The sentiment was echoed overseas, where many countries hold U.S. Treasuries as an investment. "An adverse shock in the United States could have serious spillovers on the rest of the world," warned Christine Lagarde, the managing director of the International Monetary Fund.
"We live in a highly interconnected international financial world that is really based upon confidence," said financial services industry lobbyist Paul Equale.
"And without confidence, both domestically and internationally - that the United States is mature enough and has a system that can handle making the big decisions - without that confidence we're going to see things like the dollar becoming less important as the world's reserve currency."
Debt-based fiat money relies on multiple levels of confidence. There has to be confidence that the money will not be over-produced in response to every perceived crisis (oops), that its allocation is justified and fair to all parties when it is placed into circulation (oops, again), and there has to be confidence that the future will be exponentially larger than the past to justify ever-increasing levels of debt (this is the big "oops").
We are drawing ever closer to the recognition that endless growth is simply neither possible nor a reasonable expectation. There are even doubts now that growth as we've recently know it will return for one last cameo appearance over the next five to 10 years.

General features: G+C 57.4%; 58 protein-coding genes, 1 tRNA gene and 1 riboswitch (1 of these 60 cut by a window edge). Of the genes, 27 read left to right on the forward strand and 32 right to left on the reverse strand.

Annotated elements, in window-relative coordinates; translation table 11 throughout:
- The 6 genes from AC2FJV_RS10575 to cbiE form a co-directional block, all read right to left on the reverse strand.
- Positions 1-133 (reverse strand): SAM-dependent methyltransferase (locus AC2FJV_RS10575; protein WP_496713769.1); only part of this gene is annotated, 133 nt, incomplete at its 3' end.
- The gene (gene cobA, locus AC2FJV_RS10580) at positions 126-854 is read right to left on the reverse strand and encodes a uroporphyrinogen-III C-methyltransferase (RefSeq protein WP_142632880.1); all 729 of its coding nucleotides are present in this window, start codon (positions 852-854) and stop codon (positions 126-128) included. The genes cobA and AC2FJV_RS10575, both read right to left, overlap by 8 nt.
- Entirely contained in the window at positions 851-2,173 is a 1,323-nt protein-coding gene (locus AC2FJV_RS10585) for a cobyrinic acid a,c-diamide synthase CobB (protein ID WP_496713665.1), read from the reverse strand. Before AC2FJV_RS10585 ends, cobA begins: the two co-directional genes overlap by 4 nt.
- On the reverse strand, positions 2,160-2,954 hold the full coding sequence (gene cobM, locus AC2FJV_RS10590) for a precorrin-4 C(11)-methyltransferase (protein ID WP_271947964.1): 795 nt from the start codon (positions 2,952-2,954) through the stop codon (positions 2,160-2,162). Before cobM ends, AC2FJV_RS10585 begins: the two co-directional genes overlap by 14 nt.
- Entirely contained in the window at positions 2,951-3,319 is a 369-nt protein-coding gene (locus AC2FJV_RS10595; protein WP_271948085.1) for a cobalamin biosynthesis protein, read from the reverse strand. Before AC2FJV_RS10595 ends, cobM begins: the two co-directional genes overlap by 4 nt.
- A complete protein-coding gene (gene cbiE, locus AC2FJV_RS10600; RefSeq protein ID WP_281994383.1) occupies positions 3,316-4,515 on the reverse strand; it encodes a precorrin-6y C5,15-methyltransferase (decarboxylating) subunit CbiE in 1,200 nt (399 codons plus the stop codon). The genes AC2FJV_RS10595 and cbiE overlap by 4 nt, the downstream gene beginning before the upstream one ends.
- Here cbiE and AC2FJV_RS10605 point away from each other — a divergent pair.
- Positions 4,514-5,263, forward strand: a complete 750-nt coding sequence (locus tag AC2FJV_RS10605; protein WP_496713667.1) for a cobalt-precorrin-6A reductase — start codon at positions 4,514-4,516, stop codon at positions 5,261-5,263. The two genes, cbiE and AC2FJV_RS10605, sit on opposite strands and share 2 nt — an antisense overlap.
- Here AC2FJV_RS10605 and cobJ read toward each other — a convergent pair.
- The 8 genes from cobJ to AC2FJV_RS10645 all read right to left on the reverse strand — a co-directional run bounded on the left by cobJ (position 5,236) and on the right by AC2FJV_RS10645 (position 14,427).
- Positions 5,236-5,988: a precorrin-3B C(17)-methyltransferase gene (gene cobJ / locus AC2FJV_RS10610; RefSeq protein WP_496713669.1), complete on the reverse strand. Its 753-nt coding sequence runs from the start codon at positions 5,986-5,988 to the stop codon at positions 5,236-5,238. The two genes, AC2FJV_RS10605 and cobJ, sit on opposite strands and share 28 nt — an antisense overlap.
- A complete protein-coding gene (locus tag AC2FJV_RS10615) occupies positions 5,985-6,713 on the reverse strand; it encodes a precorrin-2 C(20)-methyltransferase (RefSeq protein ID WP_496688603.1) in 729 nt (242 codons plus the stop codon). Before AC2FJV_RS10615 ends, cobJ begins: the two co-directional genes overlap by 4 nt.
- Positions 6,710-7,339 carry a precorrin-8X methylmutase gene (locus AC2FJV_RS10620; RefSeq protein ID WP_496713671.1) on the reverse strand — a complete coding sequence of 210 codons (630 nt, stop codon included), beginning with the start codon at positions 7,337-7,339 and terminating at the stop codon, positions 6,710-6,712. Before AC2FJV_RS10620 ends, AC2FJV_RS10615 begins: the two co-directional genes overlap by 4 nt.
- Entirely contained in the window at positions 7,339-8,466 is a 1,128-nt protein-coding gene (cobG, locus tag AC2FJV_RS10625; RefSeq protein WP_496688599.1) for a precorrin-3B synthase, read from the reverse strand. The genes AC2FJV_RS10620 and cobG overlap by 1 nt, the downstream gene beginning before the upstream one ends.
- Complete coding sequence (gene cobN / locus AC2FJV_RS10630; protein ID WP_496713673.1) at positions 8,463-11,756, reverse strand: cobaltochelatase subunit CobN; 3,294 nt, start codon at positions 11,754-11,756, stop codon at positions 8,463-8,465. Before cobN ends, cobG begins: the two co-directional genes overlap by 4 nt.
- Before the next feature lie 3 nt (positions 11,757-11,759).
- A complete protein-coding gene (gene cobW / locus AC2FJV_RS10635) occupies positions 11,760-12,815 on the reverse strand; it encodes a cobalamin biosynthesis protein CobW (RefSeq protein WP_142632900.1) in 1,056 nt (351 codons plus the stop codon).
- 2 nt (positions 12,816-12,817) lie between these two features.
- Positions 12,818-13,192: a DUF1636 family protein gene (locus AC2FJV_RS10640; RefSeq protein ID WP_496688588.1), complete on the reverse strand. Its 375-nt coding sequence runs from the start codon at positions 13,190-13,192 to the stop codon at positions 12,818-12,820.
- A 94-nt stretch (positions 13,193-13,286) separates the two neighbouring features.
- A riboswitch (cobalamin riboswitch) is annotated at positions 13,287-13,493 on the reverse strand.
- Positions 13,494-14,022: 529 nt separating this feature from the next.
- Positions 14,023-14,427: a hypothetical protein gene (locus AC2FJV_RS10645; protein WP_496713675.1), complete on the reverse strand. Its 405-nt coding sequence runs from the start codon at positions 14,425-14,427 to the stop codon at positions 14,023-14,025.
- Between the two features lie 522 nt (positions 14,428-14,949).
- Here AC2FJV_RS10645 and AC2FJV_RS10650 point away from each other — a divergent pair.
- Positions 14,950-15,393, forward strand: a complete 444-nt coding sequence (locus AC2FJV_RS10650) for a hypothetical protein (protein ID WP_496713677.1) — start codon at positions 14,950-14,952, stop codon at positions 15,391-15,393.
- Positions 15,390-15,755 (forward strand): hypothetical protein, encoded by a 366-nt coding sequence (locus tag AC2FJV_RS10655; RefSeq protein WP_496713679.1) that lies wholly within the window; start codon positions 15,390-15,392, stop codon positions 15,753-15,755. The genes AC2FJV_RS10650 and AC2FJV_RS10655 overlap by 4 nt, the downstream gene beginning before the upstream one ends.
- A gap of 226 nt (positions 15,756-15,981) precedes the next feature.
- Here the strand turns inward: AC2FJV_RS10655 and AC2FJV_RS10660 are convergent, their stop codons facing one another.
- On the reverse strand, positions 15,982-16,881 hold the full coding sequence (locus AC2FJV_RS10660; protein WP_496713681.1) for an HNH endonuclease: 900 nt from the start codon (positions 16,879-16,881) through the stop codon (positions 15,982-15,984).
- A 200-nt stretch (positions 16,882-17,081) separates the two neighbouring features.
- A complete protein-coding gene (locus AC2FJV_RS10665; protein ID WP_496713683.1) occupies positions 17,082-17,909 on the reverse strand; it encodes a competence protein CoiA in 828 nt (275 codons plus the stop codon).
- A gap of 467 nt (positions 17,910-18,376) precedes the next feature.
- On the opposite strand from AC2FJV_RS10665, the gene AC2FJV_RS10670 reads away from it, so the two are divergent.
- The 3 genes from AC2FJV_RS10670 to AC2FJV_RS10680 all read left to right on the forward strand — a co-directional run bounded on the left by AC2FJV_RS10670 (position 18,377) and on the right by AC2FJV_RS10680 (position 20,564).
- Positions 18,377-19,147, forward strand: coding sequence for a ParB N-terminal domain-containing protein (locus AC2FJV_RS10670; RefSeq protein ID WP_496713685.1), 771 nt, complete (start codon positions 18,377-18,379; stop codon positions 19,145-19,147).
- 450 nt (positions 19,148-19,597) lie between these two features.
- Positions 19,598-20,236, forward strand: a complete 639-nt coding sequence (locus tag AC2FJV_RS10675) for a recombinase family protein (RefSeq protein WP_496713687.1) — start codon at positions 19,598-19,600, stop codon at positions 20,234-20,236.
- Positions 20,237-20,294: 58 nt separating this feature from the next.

With the evaporation of that all-important narrative of growth, everything else becomes immediately suspect, especially money itself.
Sometimes you will hear or read someone exclaim that ever since the slamming of the gold window in 1971 that US dollars are not backed by anything. This is not true, they are backed by debt. Debt is an incredible motivator and assures that the person, entity or country under its yoke will dedicate some portion of their productive efforts towards servicing that debt.
Another Big Round Number (and a Nice Symmetry)
On August 15, 2011 we experience the 40th anniversary of the slamming of the gold window back on the same date in 1971. Perhaps we should all bow our heads and have a silent moment to mark the occasion.
Interestingly, that's almost exactly the date, give or take a few days, on which the US Treasury will run out of money here in 2011:
"We don't think there will be a default," Ahrens, head of U.S. rates strategy for UBS in Stamford, Connecticut, said yesterday in a telephone interview. He estimates the Treasury has enough cash to make all payments until Aug. 8-10.
Forty years between a final abandonment of the last vestige of external restraint on money/credit creation and the dawning recognition that the US has simply gone too far, spent too much, and is now in an enormous fiscal predicament. In the annals of history that's just about right for the lifespan of a purely fiat currency.
Mark the date on your calendars: I'll certainly be observing the anniversary. Forty is a big, round number and therefore important.
Follow Chris Martenson on Twitter @CHMartenson.